The All-Star Break is often seen as the midway point in the season. But it really isn’t. The San Antonio Spurs have only 26 games to get themselves into the playoffs. While the Rodeo Road Trip is usually where the team gels, finds themselves, and start to focus in on the playoffs, this trip had some major bumps in the road. That doesn’t mean there weren’t highlights and things to feel good about.
Week 18: Ten days off can be a really great vacation or a period of time where rust builds and rhythm gets lost. I, like many, was worried that the Spurs would not be able to keep the momentum of their win over the Thunder prior to the All-Star break going. Luckily, I was wrong, well at least partially.
The San Antonio Spurs came out versus the Utah Jazz and played well for all 48 minutes. Dejounte Murray has been building a case for most improved player all season and this game was one of his best showings. Murray led all scorers with 23, had 7 rebounds, 4 assists, and 4 steals. But the good showing by the Silver and Black couldn’t seem to carry over to one more game. On Sunday night, the Oklahoma City Thunder came out looking to get some revenge, and they got it with a 131-103 win over the Spurs. Nothing seemed to go right for the Spurs in this game. When Rudy Gay is the team’s high scorer with only 14 points, you know the offense was dismal.
Last week: 1-1 (24-32) — 113-104 @ Jazz; 131-103 @ Thunder (loss)
Tim MacMahon, ESPN - 17 (Last Week: 18)
Just when it seemed as if Dejounte Murray might be turning a corner in his development as a scoring threat, he had a doughnut in Sunday’s loss to the Thunder, going scoreless on 0-of-7 shooting. Murray, the 23-year-old point guard who signed a four-year, $64 million extension in the fall, had averaged 19.8 points on 60% shooting over the previous four games.
Michael Shapiro, SI.com - 18 (Last Week: 16)
Dejounte Murray doesn’t lack skill when driving to the rim or pulling up from beyond the arc (although in a limited sample), so why isn’t he more aggressive in the Spurs’ middling offense? The Washington product is too often comfortable serving as a secondary option, which is a shame as San Antonio looks to groom its new core. The last three games encapsulates the frustration with Murray. He combined for 48 points in a pair of games straddling the All-Star break, then scored a whopping zero points in Oklahoma City on Sunday. Shoot the ball, Dejounte. You’re too talented to take a backseat.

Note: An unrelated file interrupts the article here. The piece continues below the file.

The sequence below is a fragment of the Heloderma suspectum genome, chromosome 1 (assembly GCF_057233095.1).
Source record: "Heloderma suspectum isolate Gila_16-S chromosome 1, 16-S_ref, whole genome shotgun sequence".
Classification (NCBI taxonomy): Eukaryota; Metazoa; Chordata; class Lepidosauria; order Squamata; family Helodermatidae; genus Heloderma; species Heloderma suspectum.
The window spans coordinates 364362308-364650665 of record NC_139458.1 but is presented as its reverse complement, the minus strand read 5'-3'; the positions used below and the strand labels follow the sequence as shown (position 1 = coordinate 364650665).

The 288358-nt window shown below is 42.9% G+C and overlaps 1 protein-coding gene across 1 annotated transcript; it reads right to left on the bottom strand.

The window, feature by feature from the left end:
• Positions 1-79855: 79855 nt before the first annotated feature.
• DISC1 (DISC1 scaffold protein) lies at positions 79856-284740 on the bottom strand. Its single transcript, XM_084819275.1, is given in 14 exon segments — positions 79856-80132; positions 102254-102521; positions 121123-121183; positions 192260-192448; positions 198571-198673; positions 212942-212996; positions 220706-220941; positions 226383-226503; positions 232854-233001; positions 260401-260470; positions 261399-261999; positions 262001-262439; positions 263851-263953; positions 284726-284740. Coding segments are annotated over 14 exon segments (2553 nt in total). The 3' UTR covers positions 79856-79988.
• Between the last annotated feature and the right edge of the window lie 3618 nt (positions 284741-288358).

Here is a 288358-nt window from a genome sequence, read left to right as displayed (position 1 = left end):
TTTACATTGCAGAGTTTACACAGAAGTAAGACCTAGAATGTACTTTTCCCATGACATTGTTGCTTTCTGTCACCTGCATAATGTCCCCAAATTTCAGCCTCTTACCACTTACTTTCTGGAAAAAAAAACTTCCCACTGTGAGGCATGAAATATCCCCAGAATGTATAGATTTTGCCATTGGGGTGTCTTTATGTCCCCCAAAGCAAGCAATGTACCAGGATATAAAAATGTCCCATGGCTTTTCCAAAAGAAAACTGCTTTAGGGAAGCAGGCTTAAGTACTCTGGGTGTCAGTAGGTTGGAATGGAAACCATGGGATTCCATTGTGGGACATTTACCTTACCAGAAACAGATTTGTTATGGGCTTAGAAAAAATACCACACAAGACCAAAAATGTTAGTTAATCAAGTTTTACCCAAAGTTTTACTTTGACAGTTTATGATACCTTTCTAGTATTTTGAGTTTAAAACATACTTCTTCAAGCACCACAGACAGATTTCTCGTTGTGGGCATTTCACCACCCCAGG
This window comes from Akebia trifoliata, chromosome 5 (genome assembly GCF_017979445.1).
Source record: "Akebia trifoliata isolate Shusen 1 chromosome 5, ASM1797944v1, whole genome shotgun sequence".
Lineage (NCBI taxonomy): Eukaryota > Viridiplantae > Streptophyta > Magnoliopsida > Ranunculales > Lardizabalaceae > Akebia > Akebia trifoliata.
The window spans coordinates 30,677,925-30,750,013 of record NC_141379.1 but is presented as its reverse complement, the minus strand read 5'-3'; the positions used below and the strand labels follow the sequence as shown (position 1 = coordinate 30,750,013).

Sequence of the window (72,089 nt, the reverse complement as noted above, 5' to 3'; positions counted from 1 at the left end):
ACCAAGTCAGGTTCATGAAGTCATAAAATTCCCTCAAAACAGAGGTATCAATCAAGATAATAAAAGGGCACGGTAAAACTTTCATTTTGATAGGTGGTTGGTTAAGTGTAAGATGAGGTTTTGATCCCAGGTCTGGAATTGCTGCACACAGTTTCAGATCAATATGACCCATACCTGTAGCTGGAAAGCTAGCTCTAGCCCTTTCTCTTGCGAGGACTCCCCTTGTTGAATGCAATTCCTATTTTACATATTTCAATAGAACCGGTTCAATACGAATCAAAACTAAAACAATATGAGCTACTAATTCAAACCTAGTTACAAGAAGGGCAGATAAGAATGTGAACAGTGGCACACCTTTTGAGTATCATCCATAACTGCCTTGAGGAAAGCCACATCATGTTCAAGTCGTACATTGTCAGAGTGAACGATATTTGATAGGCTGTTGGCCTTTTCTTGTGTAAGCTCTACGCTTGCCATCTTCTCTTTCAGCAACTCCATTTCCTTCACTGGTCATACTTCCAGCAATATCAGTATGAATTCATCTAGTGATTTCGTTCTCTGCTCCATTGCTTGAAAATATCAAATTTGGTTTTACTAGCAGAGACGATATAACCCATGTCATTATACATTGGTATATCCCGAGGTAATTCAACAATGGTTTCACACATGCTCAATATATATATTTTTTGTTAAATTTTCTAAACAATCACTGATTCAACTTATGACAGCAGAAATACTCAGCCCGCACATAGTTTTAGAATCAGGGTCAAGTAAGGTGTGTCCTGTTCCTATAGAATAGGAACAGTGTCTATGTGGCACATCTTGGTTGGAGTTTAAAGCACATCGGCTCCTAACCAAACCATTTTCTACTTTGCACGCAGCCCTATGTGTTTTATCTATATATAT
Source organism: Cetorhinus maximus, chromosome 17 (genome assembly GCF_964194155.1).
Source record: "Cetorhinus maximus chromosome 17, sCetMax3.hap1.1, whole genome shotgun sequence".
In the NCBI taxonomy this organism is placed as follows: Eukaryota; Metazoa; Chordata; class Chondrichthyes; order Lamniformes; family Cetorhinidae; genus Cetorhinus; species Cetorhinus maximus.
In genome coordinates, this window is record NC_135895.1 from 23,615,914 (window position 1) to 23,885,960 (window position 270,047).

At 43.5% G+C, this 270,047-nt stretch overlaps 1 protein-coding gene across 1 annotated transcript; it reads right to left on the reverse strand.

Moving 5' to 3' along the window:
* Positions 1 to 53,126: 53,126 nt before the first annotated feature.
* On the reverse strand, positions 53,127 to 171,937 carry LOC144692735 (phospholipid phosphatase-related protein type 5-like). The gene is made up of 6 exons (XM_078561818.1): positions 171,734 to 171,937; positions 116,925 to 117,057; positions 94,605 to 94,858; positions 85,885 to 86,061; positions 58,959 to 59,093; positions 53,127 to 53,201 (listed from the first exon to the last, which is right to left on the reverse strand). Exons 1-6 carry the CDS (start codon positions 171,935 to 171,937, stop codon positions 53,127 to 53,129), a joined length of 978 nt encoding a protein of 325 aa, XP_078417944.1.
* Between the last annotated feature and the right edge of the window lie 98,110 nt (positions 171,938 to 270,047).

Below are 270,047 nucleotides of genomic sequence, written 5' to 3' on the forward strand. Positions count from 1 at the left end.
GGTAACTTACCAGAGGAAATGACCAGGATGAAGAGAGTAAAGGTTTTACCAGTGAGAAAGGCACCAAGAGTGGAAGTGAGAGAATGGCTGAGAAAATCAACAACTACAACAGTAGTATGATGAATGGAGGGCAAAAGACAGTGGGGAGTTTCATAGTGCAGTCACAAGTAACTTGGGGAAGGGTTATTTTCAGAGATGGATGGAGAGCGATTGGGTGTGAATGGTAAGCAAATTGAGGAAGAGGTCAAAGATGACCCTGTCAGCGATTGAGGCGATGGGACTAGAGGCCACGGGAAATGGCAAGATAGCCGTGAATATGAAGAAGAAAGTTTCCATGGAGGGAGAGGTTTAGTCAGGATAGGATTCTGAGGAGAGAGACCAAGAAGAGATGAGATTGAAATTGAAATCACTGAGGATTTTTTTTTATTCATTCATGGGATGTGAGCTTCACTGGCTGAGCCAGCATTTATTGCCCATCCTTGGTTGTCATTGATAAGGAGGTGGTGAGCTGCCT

Colin Ward-Henninger, CBS Sports - 17 (Last Week: 19)
The Spurs picked up a big road win over the Jazz, then suffered a big loss to the Thunder on the road. They remain within striking distance of a playoff spot, but they’ll need the Grizzlies to struggle down the stretch.
John Schuhmann, NBA.com - 19 (Last Week: 18)
A year ago, the Spurs came back from a 1-7 rodeo trip and won their next nine games. This year, they got two wins on the trip, with Dejounte Murray totaling 48 points on 19-for-28 shooting in Oklahoma City (in the last game before the break) and Utah (on Friday, when the Spurs outscored the Jazz, 32-4, from mid-range). Eight of their next 12 games are against teams at or below .500 and nine of their next 13 are at the AT&T Center, but...
When they got back from last year’s trip, the Spurs were in eighth place and four games over .500. These Spurs are in 11th place and eight games under .500.
And with that 24-32 record, these Spurs haven’t shown the capacity to put together a significant winning streak. Their longest winning streaks of the season (two of them) have been three games long. Last year’s Spurs went 21-8, with streaks of four, five and five games, in the two months leading up to the rodeo trip.
This season’s Spurs already have more losses at home (where they’re 14-12) than all but two Spurs teams of the last 22 years. Those other two teams went 28-13 and 29-12 at home.
Grant Hughes, Bleacher Report - 21 (Last Week: 21)
It’s not hard to imagine San Antonio pushing the young Memphis Grizzlies and New Orleans Pelicans for the final playoff spot in the West. After 22 straight postseason appearances, the idea of this team missing out is sort of unfathomable.
But these aren’t your early-2000s or mid-2010s Spurs. They’re 24th in points allowed per 100 possessions, and their top two scorers both have comfortably negative net rating swings.
DeMar DeRozan and LaMarcus Aldridge, flanked by a decent supporting cast, are good enough to prevent a total collapse. But the overall talent of Memphis and New Orleans, when healthy, feels like a safer bet.
Do the Spurs have it in them to pull it together in the last 26 games? The analysts have made their points. Let us know what you think in the comments.